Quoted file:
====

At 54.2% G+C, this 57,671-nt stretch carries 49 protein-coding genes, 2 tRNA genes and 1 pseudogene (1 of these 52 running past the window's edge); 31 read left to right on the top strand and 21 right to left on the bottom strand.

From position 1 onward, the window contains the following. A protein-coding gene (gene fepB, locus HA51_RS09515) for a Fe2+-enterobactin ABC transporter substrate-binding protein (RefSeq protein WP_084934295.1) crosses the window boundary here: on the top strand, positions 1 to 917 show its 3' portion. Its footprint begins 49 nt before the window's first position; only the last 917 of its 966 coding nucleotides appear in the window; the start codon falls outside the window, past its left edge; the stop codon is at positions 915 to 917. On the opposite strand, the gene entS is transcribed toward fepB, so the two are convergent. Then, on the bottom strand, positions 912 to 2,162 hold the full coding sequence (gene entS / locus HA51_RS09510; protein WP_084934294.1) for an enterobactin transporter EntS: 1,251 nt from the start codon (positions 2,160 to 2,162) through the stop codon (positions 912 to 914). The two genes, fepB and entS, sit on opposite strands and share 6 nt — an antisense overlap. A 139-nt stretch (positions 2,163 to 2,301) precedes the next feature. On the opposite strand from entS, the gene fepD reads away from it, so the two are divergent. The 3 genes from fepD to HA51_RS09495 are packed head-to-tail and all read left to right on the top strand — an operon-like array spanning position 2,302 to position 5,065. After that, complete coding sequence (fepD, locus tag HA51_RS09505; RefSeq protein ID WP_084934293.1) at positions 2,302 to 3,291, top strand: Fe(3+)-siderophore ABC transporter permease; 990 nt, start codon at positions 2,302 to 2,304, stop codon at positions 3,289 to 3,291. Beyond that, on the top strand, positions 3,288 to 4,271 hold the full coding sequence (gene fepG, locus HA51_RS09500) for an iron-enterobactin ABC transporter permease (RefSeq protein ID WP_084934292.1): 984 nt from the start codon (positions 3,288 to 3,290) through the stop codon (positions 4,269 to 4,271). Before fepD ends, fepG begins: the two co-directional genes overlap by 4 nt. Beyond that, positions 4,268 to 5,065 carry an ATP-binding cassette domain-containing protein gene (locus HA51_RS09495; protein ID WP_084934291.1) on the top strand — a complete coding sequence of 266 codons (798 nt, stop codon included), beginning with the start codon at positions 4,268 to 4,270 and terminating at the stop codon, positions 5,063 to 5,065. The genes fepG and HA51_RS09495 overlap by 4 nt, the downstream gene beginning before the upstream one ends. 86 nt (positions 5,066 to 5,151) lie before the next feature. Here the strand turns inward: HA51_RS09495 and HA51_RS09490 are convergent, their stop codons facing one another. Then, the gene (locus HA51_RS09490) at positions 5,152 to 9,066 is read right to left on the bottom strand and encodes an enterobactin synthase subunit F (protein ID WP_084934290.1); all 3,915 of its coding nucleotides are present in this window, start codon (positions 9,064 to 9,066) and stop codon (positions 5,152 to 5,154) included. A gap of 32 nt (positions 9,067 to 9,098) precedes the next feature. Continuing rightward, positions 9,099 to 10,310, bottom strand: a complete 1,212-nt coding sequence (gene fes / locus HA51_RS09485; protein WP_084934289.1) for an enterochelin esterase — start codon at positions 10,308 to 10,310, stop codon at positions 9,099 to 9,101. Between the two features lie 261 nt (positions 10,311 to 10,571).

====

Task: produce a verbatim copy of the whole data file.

At 54.2% G+C, this 57,671-nt stretch carries 49 protein-coding genes, 2 tRNA genes and 1 pseudogene (1 of these 52 running past the window's edge); 31 read left to right on the top strand and 21 right to left on the bottom strand.

From position 1 onward, the window contains the following. A protein-coding gene (gene fepB, locus HA51_RS09515) for a Fe2+-enterobactin ABC transporter substrate-binding protein (RefSeq protein WP_084934295.1) crosses the window boundary here: on the top strand, positions 1 to 917 show its 3' portion. Its footprint begins 49 nt before the window's first position; only the last 917 of its 966 coding nucleotides appear in the window; the start codon falls outside the window, past its left edge; the stop codon is at positions 915 to 917. On the opposite strand, the gene entS is transcribed toward fepB, so the two are convergent. Then, on the bottom strand, positions 912 to 2,162 hold the full coding sequence (gene entS / locus HA51_RS09510; protein WP_084934294.1) for an enterobactin transporter EntS: 1,251 nt from the start codon (positions 2,160 to 2,162) through the stop codon (positions 912 to 914). The two genes, fepB and entS, sit on opposite strands and share 6 nt — an antisense overlap. A 139-nt stretch (positions 2,163 to 2,301) precedes the next feature. On the opposite strand from entS, the gene fepD reads away from it, so the two are divergent. The 3 genes from fepD to HA51_RS09495 are packed head-to-tail and all read left to right on the top strand — an operon-like array spanning position 2,302 to position 5,065. After that, complete coding sequence (fepD, locus tag HA51_RS09505; RefSeq protein ID WP_084934293.1) at positions 2,302 to 3,291, top strand: Fe(3+)-siderophore ABC transporter permease; 990 nt, start codon at positions 2,302 to 2,304, stop codon at positions 3,289 to 3,291. Beyond that, on the top strand, positions 3,288 to 4,271 hold the full coding sequence (gene fepG, locus HA51_RS09500) for an iron-enterobactin ABC transporter permease (RefSeq protein ID WP_084934292.1): 984 nt from the start codon (positions 3,288 to 3,290) through the stop codon (positions 4,269 to 4,271). Before fepD ends, fepG begins: the two co-directional genes overlap by 4 nt. Beyond that, positions 4,268 to 5,065 carry an ATP-binding cassette domain-containing protein gene (locus HA51_RS09495; protein ID WP_084934291.1) on the top strand — a complete coding sequence of 266 codons (798 nt, stop codon included), beginning with the start codon at positions 4,268 to 4,270 and terminating at the stop codon, positions 5,063 to 5,065. The genes fepG and HA51_RS09495 overlap by 4 nt, the downstream gene beginning before the upstream one ends. 86 nt (positions 5,066 to 5,151) lie before the next feature. Here the strand turns inward: HA51_RS09495 and HA51_RS09490 are convergent, their stop codons facing one another. Then, the gene (locus HA51_RS09490) at positions 5,152 to 9,066 is read right to left on the bottom strand and encodes an enterobactin synthase subunit F (protein ID WP_084934290.1); all 3,915 of its coding nucleotides are present in this window, start codon (positions 9,064 to 9,066) and stop codon (positions 5,152 to 5,154) included. A gap of 32 nt (positions 9,067 to 9,098) precedes the next feature. Continuing rightward, positions 9,099 to 10,310, bottom strand: a complete 1,212-nt coding sequence (gene fes / locus HA51_RS09485; protein WP_084934289.1) for an enterochelin esterase — start codon at positions 10,308 to 10,310, stop codon at positions 9,099 to 9,101. Between the two features lie 261 nt (positions 10,311 to 10,571).